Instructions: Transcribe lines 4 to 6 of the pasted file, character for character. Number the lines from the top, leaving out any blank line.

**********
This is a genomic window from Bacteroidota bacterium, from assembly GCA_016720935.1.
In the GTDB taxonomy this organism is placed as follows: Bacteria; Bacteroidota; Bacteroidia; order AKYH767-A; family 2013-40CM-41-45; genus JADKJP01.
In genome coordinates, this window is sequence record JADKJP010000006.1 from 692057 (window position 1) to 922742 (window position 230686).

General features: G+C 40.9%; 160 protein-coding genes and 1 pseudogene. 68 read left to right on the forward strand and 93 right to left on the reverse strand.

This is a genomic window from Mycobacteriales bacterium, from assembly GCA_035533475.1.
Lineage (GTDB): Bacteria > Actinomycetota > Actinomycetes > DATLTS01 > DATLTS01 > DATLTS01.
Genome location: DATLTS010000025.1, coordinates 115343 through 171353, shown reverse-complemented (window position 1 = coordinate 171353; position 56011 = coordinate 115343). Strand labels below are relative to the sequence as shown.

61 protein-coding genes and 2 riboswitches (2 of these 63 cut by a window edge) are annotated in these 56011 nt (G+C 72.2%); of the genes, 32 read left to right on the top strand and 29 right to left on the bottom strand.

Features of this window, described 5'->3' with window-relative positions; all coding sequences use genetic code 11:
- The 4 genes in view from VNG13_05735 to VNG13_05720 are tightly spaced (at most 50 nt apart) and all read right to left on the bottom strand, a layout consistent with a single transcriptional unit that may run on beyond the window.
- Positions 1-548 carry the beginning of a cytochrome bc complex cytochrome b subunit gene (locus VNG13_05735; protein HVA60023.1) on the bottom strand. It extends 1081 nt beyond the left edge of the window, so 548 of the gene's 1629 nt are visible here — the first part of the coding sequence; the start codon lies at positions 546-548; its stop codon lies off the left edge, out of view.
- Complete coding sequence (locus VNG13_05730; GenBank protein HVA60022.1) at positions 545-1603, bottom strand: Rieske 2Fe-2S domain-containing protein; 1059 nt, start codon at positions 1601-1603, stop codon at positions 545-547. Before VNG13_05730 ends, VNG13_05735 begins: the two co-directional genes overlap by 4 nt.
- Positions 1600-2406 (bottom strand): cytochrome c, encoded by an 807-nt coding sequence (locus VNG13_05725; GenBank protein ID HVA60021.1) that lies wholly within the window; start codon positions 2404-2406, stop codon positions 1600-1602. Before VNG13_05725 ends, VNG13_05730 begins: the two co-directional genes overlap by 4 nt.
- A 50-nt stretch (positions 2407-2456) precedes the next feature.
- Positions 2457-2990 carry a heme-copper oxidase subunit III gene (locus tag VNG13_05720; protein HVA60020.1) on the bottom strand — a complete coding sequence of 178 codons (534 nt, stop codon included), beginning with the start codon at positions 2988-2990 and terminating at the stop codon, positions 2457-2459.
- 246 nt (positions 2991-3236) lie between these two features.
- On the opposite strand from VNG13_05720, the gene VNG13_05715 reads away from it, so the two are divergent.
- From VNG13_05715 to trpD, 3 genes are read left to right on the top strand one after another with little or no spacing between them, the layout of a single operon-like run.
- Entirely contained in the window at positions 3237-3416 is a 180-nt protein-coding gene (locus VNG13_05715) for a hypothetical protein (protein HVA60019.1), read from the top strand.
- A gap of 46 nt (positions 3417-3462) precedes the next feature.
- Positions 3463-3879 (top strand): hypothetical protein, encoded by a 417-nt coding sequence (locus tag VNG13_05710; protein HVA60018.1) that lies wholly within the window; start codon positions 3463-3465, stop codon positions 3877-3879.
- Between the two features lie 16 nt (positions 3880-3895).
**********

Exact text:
General features: G+C 40.9%; 160 protein-coding genes and 1 pseudogene. 68 read left to right on the forward strand and 93 right to left on the reverse strand.

This is a genomic window from Mycobacteriales bacterium, from assembly GCA_035533475.1.
Lineage (GTDB): Bacteria > Actinomycetota > Actinomycetes > DATLTS01 > DATLTS01 > DATLTS01.